August 25, 2016 4:29:09 am
The story of India’s submarine acquisition has progressed in fits and starts, resulting in the waxing and waning of capability. In 1957, the then Defence Minister asked Lord Mountbatten, the First Sea Lord, to provide India with a target submarine — the oldest and cheapest available. It didn’t come, and in 1959, the Navy asked the UK for three operational submarines — but was refused the soft credit terms it sought. The submarine arm finally materialised on December 8, 1967, with the commissioning of the INS Kalvari, a Foxtrot class (Type 641) submarine, at Riga in the then Soviet Union. The USSR went on to supply 8 submarines to India between 1967 and 1974 — four of which, commissioned until 1969, participated in the 1971 War. All have been decommissioned now.
Submarines are essentially of two types: conventional and nuclear. Conventional submarines (SSKs) use a diesel-electric engine, and must surface daily for oxygen for fuel combustion. If fitted with an Air Independent Propulsion (AIP) system, the sub needs to take in oxygen only once a week.
Nuclear submarines are powered by a nuclear reactor, and can remain submerged for months. Nuclear powered attack submarines (SSNs) are different from those that carry ballistic missiles with nuclear warheads (SSBNs) — the latter are larger, with more stealth features, and are the best guarantor of a second strike capability in a nuclear exchange.
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But SSKs score over SSNs and SSBNs in littoral waters where effectiveness in relatively shallow water is a critical requirement. SSKs are optimised for stealth, and their weapons and sensors provide for effective operations close to the shore.
A Navy needs a mix of SSKs, SSNs and SSBNs in its fleet. Indian Navy sources say a force level of 3-5 SSBNs, six SSNs and 20 SSKs is required to fulfill its mandate of a blue water navy. The guiding principle of submarines is to have one on patrol, one on transit to patrol and one in the harbour for maintenance. For adequate strategic deterrence, one SSBN should be underwater at any given time, needing a minimum of three SSBNs in the fleet.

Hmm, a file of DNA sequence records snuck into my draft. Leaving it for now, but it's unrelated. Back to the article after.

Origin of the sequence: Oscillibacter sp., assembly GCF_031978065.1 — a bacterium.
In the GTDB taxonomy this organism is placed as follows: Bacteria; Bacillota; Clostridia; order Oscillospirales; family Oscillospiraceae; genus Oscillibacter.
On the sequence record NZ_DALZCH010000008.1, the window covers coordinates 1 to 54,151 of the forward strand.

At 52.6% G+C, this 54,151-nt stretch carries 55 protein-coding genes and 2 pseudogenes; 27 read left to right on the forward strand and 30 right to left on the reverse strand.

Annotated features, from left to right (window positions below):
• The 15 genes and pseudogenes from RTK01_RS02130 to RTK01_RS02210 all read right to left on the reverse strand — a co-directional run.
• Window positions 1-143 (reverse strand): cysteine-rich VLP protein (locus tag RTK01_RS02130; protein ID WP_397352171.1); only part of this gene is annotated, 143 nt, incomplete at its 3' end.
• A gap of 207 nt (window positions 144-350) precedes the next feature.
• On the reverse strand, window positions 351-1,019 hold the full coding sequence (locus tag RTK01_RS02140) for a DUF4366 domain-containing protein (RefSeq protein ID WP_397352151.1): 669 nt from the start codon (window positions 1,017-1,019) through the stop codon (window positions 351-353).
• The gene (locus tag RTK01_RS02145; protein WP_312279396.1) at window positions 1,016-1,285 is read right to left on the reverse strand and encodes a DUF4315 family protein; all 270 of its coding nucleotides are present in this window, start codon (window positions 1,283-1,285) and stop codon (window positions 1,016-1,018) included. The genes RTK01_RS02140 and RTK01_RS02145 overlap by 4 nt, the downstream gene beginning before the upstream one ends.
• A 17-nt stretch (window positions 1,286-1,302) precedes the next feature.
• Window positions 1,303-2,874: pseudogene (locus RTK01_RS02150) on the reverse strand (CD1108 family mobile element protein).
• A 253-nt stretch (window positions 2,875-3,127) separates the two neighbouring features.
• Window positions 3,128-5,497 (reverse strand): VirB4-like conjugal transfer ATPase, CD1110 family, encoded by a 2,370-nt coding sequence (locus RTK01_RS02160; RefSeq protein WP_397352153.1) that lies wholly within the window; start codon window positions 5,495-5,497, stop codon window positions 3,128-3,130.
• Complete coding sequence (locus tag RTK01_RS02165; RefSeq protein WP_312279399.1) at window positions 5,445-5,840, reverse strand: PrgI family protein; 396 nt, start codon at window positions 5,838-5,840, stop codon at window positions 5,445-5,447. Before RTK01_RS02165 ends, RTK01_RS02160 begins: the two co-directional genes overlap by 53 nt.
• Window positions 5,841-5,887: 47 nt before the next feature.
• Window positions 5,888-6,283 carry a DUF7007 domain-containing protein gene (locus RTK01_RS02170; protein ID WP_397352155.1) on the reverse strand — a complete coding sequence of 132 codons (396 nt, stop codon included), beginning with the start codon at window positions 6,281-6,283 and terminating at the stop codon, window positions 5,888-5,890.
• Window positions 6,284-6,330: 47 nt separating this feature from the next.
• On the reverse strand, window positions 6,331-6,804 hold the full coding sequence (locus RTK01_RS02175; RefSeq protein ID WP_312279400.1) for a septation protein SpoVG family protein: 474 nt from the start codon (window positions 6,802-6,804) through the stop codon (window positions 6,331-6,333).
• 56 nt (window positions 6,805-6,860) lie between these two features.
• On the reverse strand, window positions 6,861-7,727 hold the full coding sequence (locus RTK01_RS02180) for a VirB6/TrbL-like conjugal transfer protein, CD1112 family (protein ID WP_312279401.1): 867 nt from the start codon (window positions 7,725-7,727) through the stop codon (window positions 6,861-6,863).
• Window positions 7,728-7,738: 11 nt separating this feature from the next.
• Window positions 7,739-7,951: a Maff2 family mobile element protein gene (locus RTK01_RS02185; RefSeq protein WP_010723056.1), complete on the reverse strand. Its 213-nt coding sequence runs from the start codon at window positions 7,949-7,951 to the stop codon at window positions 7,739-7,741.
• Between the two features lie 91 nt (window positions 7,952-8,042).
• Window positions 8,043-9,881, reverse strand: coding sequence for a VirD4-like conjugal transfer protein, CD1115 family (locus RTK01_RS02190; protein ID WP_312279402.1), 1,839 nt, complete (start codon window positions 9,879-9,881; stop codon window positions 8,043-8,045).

The three aircraft carrier battle groups, envisaged for potent force projection and expeditionary capacity, will need two SSNs each.
Assuming 60% operational availability, 12 out of 20 SSKs will be available for both the coasts, the minimum required for India to maintain a credible tactical and operational presence in the littoral.
The Navy currently has no SSBNs — under-construction INS Arihant is undergoing sea trials — and just one SSN, a Russian Akula class submarine taken on lease in 2012 for 10 years. It has only 13 SSKs: 9 Sindhughosh Class (Russian Kilo Class) and four Shishumar Class (German Type 209) subs.
The first 8 Sindhughosh Class SSKs were acquired between 1986 and 1991; the other two in 1999 and 2000. The ninth, INS Sindhurakshak, was lost in Mumbai in 2013.
The first 2 of the 4 Shishumar Class subs were acquired from HDW in Germany in 1986. The other 2 were built in India: INS Shalki in 1992 and INS Shankul in 1994.
With only 13 SSKs left — 10 of them of pre-1990 vintage — the government has decided to go for a refit of four Sindhughosh and two Shishumar subs to extend their life. But even then, the SSKs will suffer from performance degradation during operations.
Navies in India’s maritime neighbourhood have been boosting their submarine and anti-submarine warfare capabilities. China has 5 SSNs, 4 SSBNs and 53 SSKs; Pakistan is acquiring 8 subs from China. India desperately needs more subs, and the leakage of information about its under-production vessels will not add to confidence.
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